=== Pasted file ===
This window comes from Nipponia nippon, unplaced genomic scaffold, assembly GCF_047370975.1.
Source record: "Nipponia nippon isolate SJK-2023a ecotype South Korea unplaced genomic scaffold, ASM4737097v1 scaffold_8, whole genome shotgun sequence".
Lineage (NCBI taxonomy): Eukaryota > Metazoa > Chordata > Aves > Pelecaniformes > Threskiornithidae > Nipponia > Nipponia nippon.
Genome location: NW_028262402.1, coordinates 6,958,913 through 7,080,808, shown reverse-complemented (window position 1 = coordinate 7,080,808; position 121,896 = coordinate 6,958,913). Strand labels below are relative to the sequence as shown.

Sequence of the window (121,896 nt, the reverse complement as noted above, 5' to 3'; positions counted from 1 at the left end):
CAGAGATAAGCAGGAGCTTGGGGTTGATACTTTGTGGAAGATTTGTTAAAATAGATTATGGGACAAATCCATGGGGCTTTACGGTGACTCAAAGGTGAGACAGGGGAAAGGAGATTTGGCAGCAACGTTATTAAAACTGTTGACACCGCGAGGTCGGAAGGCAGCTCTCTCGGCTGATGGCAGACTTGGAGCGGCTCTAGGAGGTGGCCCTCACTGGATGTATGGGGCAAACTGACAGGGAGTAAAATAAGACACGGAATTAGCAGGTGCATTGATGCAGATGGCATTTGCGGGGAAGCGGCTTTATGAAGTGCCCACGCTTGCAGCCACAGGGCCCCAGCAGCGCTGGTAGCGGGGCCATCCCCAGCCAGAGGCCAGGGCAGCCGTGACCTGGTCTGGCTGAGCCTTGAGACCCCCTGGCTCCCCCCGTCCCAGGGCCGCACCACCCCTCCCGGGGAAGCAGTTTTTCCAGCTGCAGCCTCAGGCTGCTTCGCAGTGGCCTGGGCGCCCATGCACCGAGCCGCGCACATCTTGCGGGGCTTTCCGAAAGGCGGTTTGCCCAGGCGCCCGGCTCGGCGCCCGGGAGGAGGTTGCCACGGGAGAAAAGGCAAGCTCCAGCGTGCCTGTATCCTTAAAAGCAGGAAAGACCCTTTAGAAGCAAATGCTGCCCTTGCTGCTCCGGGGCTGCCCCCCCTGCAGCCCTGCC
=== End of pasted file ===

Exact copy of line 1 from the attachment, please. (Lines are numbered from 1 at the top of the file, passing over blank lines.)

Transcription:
This window comes from Nipponia nippon, unplaced genomic scaffold, assembly GCF_047370975.1.